FIG. 9 is a network diagram illustrating another embodiment of the disclosure. Network 900 includes a gateway (GW) 918, which can provide an aggregated prefix for IP addresses anchored in AR1 928 and AR2 938. However, NW3 914 does not support the new flow/session function, and may therefore be any IP network. IP11 is issued to MN 104 and anchored to AR1 928. IP11 is included in IP prefix IP1. IP1 is a shorter prefix anchored in GW 918. When MN 104 moves from NW1 912 to NW2 916, AR2 938 allocates IP12, which is also based on the shorter prefix IP1. IP12 is anchored to AR2 938.

The movement of MN 104 is monitored by LM 922, LM 932 and LM 942, which show the movement from IP11 to an IPAR2. Because IP1 is a GW 918 prefix, FM-CP 944 establishes a flow indirection from GW 918 to AR2 938 (NW2 916). FM-DP 946 uses this established indirection to forward the packets of the flow from GW 918 to AR2 938 (NW2 916). The flow/session anchor for this flow is IP1, thus GW 918 serves as an anchor/advertising point in this embodiment.

When a packet from CN 106 is directed along the flow originally established for the connection to MN 104 (i.e. IPCN, IP11, . . . ) as shown in step 1 951, it starts from CN using IPCN, which is anchored to AR3 948. As this flow is directed to an address with the IP1 prefix, the packet is forwarded to gateway 918 in step 952. LM 922 has informed LM 942 that IP11 has moved to AR2. Using this information, the data flow is redirected by FM-DP 946 through gateway 918 to AR2 938 in NW2 916, as shown in step 3 952. In NW2 916, the flow is forwarded to MN 104 using link-layer, as shown in step 4 954.

FIG. 10 is a process flow diagram showing the process steps of the embodiment of FIG. 9. In process 1000, in response to the movement of MN 104 to NW2 916, LM 922 copies the movement information to LM 942 in step 949. When the packets of the flow arrives GW 918, FM-CP 944 uses the information from LM 942 to create an indirection path from GW 946 to AR2 938 in NW2 916.

When packets are sent from CN 106 intended for MN 104, the packet goes to AR3 948 as shown in step 951. In step 952, AR3 948 lacks the flow/session anchor function and therefore forwards the packets towards AR1. Yet it needs to enter the network through GW 918. The FM-DP 946 at GW 918 determines the packets belong to the flow that is to be handled by indirection and therefore intercepts these packets. In step 953, the packet is directed from GW 918 to AR2 938. In step 954, the packet is directed to MN 104 from AR2 948 using lower layer switching, which AR2 knows is related to IP11 based on information from LM 932.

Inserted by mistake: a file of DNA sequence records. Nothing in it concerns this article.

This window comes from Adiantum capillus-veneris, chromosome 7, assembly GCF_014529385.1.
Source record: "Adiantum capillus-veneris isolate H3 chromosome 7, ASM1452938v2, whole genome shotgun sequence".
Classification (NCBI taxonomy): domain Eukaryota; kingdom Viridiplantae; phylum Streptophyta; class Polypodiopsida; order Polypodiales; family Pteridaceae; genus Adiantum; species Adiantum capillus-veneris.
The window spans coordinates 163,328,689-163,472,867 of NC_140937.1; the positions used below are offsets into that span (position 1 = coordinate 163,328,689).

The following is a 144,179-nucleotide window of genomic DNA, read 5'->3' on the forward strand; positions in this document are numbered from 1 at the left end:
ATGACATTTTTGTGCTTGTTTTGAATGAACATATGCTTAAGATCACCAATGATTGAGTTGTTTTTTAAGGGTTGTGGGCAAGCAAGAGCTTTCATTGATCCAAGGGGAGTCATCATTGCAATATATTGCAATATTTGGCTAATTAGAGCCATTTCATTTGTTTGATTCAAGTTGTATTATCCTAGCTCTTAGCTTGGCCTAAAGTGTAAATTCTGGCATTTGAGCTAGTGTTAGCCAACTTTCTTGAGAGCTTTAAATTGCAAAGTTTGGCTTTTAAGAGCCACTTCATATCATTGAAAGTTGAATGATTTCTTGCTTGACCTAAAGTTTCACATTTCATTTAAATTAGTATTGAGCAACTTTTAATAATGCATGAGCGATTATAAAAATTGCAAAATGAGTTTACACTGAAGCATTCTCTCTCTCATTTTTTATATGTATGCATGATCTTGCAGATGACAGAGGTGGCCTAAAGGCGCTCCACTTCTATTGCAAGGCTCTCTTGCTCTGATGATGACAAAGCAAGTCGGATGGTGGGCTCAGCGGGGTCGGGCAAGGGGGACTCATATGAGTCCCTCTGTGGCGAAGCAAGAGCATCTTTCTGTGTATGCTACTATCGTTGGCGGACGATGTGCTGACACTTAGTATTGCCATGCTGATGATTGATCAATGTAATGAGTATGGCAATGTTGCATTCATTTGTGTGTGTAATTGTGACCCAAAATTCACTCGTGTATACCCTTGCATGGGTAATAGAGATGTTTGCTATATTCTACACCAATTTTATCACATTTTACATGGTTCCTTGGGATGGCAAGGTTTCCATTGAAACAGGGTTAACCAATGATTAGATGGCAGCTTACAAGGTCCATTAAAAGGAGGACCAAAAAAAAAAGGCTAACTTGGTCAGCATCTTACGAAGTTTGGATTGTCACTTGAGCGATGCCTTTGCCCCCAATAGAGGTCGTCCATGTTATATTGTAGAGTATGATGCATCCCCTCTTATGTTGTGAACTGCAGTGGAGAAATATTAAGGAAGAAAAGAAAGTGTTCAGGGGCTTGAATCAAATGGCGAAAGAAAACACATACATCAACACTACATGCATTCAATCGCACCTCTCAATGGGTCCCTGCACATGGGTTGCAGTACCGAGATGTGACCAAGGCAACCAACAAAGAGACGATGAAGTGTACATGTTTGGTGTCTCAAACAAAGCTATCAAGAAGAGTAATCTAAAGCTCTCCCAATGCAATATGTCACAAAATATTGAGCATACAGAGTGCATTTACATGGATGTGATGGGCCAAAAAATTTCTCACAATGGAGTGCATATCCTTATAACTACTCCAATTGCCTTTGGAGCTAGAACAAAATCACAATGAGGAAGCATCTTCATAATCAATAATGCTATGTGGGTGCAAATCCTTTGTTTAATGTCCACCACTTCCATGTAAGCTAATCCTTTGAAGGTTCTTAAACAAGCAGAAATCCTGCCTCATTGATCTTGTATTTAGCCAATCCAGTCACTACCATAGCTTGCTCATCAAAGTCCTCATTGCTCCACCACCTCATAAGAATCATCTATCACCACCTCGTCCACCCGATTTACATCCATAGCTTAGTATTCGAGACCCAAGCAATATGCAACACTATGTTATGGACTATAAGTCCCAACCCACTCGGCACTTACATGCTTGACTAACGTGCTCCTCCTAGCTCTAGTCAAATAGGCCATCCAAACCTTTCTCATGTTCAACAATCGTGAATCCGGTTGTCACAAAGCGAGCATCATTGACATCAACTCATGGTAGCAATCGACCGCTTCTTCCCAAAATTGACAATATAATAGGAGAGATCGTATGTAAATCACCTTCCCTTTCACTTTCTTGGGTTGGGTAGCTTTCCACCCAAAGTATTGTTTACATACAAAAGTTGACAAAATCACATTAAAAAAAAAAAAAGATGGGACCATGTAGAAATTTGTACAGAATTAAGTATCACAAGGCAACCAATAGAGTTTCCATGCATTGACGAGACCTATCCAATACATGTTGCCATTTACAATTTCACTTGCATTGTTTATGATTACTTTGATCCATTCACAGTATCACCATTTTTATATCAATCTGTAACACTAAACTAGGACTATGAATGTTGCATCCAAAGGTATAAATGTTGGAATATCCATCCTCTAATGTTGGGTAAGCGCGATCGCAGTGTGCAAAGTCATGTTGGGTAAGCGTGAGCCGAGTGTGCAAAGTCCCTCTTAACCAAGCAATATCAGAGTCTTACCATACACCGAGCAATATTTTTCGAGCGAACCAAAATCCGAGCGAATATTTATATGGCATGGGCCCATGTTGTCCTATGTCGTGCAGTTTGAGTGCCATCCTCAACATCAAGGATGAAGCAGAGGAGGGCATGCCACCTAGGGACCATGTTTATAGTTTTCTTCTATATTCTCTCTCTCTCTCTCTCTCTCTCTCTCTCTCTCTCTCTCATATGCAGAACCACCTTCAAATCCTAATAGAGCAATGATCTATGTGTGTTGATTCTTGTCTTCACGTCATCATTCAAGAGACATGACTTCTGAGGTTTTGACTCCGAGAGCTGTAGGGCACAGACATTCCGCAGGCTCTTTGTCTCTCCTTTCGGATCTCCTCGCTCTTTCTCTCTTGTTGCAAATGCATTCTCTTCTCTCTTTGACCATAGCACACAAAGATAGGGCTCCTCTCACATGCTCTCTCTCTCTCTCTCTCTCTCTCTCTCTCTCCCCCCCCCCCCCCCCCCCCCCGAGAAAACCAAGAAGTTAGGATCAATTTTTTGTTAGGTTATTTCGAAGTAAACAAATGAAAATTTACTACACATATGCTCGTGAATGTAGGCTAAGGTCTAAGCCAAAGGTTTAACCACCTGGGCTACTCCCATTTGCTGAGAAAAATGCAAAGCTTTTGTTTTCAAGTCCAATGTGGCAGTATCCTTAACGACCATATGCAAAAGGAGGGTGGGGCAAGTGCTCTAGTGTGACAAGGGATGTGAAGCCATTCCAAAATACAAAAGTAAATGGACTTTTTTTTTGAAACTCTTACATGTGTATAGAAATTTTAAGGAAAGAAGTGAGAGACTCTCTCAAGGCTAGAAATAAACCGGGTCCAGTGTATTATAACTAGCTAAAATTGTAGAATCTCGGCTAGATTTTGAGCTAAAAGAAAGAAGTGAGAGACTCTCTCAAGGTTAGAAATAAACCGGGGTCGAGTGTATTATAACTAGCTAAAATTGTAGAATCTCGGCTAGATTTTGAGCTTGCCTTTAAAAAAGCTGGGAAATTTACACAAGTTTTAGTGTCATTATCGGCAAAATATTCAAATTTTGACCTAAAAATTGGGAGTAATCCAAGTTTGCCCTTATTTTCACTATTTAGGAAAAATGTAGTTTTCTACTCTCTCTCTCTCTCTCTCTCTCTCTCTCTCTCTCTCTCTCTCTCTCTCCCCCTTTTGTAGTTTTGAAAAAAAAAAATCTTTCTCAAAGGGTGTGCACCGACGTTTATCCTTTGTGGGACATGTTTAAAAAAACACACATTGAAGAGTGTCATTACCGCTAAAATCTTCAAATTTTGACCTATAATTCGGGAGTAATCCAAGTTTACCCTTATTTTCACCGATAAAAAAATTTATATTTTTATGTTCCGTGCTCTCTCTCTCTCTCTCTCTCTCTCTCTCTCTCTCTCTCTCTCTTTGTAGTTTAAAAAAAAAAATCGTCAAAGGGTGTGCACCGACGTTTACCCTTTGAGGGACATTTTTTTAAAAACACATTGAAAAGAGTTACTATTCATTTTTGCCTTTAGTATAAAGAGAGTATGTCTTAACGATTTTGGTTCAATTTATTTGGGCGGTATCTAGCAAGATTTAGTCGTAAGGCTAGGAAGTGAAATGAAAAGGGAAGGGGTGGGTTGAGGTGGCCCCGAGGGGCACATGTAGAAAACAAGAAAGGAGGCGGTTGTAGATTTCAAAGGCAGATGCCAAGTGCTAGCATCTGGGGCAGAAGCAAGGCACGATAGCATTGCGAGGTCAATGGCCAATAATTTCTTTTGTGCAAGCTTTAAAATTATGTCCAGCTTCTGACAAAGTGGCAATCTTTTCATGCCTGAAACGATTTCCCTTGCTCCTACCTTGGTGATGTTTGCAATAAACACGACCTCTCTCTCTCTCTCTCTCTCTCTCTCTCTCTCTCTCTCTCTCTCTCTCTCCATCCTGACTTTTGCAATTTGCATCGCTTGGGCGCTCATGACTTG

FIG. 11 is a network diagram illustrating another embodiment of the disclosure. Network 1100 is a modification of network 900 in FIG. 9. In this embodiment, LM 942 communicates with LM 922 after MN 104 has moved to NW2 916. In this communication, LM 922 tells LM 942 that MN 104 has been assigned the IP address IP12. Therefore, FM-CP 944 will set up the indirection path from GW to IP12, and FM-DP 946 will forward packets from CN 106 destined for MN 104 using this indirection path. That is, FM-CP 944 can establish an indirection path directly to IP12 as opposed to the indirection path of FIG. 9 that was directed simply to AR2 938, but required AR2 938 to forward to the MN 104.

FIG. 12 is a network diagram illustrating another embodiment of the disclosure. Network 1200 operates in the same manner as network 900 with the exception that LM 1242 and FM-CP 1244 provide location management and control plan flow management, respectively, for both NW1 912 and NW2 916 as well as GW 918. As noted above, this configuration is suitable for use in SDN systems that allow for instantiation of LM 1242 and FM-CP 1244 in separate virtual machines.

An embodiment provides separate flow/session anchoring and forwarding address anchoring. An address anchor of an address is such that packets destined to the address will be forwarded along a path that traverses.

An embodiment provides flexibility to deploy session anchors and address anchors so that they can be either separate or collocated.

In an embodiment, a first node in first network is using a first IP address belonging to the first network is running a session identified by the first IP address with a third node from a third network. The first node then moves to a second network in which it is allocated a second IP address. Session continuity is needed for the ongoing session which was using the first IP address. Numerous ways to provide mobility support are possible.

An embodiment provides mobility support by leaving address anchor at the first network but putting a session anchor at the third network. The session anchor uses indirection to forward the packets to the second network.

An embodiment provides mobility support by leaving address anchor at the first network but adding an address session anchor and a session anchor at the third network. The session anchor uses indirection to forward the packets to the second network.